Introducing Caipirinha in Australia

The report explores potential cross-cultural issues that arise out of a variety of national cultural differences between Brazil and Australia. The issues are identified in the report in relation to the concepts of consumption, variations in the recipe, advertisement, and the Cachaca: The special ingredient. Recommendations are made with respect to each of these categories. * The Caipirinha great and unique flavor should be more publicized. * Brazilian parties should be promoted throughout the city. Advertisements and sales should focus on the original cocktail formula. * Agreements should be done with some famous bars in Australia to offer the Caipirinha for a good price. * Sales of the drink should focus on the Cachaca to win the market against other kinds of drinks. * Cachaca should be dissociated from the lower classes to inform the world about its qualities, gain market, and obtain better prices in exports. Background to the project When it comes to Brazil, any foreigner ventures a few words in Portuguese: “Caipirinha!

Carnival! ”. The drink traditionally prepared with sugar, lemon, ice and a Brazilian beverage called cachaca, a sugar cane brandy (Cambridge Dictionary, 2012) is a symbol of Brazilian culture in the world. This traditional Brazilian drink is very popular in Europe and the United States. It could be said that it USED TO be Brazil’s best-kept secret, but its popularity is growing increasingly worldwide. Recently a Brazilian young man studying in Sydney came up with the idea of exporting the drink to Australia.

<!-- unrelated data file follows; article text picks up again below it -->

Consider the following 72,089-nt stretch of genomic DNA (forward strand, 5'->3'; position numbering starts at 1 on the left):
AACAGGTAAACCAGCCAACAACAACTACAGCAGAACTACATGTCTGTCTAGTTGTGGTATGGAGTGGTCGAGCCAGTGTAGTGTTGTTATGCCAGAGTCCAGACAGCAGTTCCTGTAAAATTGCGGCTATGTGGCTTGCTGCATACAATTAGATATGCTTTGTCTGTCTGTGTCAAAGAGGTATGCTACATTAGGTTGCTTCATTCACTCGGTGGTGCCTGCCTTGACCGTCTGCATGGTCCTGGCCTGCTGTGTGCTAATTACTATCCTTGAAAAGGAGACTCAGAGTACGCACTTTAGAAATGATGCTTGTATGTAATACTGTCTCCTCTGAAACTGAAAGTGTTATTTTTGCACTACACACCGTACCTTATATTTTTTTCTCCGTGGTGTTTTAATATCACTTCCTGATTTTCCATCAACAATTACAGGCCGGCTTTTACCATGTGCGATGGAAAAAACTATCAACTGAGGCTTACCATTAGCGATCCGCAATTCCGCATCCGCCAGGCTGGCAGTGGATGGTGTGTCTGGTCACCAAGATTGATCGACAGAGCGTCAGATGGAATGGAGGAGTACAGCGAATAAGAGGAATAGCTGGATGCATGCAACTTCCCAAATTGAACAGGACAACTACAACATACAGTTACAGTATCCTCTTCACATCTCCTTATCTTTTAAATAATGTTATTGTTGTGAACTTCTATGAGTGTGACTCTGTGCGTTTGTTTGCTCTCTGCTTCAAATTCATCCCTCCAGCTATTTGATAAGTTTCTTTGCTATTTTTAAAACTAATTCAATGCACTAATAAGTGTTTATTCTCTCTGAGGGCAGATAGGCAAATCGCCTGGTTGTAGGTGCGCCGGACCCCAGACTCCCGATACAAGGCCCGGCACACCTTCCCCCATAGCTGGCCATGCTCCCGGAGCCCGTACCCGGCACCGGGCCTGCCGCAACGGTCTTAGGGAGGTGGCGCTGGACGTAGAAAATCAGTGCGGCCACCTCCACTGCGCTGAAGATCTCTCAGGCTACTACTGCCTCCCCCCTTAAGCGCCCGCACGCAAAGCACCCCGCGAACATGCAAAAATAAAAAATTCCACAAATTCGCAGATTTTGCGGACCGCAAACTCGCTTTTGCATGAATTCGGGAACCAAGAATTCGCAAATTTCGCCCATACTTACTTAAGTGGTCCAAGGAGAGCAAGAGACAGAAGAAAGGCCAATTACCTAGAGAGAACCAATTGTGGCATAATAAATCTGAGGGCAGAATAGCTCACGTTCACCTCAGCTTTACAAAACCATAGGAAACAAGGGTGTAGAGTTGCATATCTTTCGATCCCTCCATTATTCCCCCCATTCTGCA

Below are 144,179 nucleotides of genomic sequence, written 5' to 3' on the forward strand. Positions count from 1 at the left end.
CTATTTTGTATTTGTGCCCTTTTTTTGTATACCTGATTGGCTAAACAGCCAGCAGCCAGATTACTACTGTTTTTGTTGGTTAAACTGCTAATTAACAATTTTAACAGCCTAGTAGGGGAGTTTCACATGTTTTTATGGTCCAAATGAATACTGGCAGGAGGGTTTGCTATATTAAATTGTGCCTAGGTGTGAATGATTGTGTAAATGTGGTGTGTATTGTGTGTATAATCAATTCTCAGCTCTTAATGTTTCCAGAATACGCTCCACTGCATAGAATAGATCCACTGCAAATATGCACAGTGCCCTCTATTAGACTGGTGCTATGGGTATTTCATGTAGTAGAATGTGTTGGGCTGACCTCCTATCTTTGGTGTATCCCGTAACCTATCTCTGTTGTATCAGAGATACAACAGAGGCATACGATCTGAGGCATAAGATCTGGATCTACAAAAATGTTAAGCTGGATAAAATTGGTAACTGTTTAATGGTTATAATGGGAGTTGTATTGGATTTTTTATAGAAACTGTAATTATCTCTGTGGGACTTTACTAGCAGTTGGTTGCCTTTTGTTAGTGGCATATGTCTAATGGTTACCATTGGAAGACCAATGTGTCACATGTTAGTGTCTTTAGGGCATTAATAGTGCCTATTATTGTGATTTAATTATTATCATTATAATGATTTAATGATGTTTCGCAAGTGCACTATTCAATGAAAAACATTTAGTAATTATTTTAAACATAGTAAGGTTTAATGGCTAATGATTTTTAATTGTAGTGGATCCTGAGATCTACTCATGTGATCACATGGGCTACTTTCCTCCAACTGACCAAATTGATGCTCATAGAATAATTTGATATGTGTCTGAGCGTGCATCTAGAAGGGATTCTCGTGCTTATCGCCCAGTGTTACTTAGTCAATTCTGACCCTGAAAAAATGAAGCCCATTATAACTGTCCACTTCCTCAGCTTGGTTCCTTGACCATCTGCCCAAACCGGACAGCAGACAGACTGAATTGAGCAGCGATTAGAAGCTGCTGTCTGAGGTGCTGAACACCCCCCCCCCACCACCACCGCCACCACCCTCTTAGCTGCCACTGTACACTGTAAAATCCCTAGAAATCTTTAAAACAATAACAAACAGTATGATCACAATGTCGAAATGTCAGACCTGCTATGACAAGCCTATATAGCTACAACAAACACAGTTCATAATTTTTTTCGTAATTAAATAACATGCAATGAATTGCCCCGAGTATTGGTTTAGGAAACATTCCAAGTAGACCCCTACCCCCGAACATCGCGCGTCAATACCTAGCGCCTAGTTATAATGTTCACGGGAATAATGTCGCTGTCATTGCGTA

He believes that in big cities like Sydney and Melbourne due to the large number of nationalities, the idea of a new drink can be very well accepted. However, like every great idea, some issues might be something to worry about, and the young man recognizes that there may be cross cultural issues in introducing a new product to a totally different culture with other customs and traditions. This report will show the popularity of caipirinha in Brazil and other parts of the world, explore potential cross-cultural issues in introducing this product in Australia, and make recommendations on how these issues could be addressed.

Caipirinha in Brazil In its original cultural context caipirinha was based on Poncha, an alcoholic drink from Madeira, Portugal. Besides the tasty, this drink is quite easy to be made. It can be described in terms of the concepts of consumption that includes market competitiveness, the variations in the recipe, the advertisement that provides popularity to the drink, and the Cachaca: The special ingredient. Concepts of consumption In Brazil, is hard to find someone who never tasted the caipirinha.